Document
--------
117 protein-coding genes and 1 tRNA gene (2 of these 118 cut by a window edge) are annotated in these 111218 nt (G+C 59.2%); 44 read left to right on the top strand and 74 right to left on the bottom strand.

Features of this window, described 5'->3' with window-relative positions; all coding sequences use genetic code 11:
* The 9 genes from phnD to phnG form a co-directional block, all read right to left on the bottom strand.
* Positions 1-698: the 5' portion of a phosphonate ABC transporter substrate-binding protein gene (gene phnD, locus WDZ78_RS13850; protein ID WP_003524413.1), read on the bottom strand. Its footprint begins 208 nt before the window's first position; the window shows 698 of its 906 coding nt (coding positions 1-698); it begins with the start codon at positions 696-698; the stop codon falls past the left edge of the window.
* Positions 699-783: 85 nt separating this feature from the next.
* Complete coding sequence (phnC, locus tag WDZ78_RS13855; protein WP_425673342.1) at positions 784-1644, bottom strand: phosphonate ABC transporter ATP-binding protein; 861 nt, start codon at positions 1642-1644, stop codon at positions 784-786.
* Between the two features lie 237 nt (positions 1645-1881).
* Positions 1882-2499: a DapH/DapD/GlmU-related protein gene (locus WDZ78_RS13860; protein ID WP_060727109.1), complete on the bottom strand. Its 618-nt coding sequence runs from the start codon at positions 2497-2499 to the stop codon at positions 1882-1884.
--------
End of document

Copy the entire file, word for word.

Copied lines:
117 protein-coding genes and 1 tRNA gene (2 of these 118 cut by a window edge) are annotated in these 111218 nt (G+C 59.2%); 44 read left to right on the top strand and 74 right to left on the bottom strand.

Features of this window, described 5'->3' with window-relative positions; all coding sequences use genetic code 11:
* The 9 genes from phnD to phnG form a co-directional block, all read right to left on the bottom strand.
* Positions 1-698: the 5' portion of a phosphonate ABC transporter substrate-binding protein gene (gene phnD, locus WDZ78_RS13850; protein ID WP_003524413.1), read on the bottom strand. Its footprint begins 208 nt before the window's first position; the window shows 698 of its 906 coding nt (coding positions 1-698); it begins with the start codon at positions 696-698; the stop codon falls past the left edge of the window.
* Positions 699-783: 85 nt separating this feature from the next.
* Complete coding sequence (phnC, locus tag WDZ78_RS13855; protein WP_425673342.1) at positions 784-1644, bottom strand: phosphonate ABC transporter ATP-binding protein; 861 nt, start codon at positions 1642-1644, stop codon at positions 784-786.
* Between the two features lie 237 nt (positions 1645-1881).
* Positions 1882-2499: a DapH/DapD/GlmU-related protein gene (locus WDZ78_RS13860; protein ID WP_060727109.1), complete on the bottom strand. Its 618-nt coding sequence runs from the start codon at positions 2497-2499 to the stop codon at positions 1882-1884.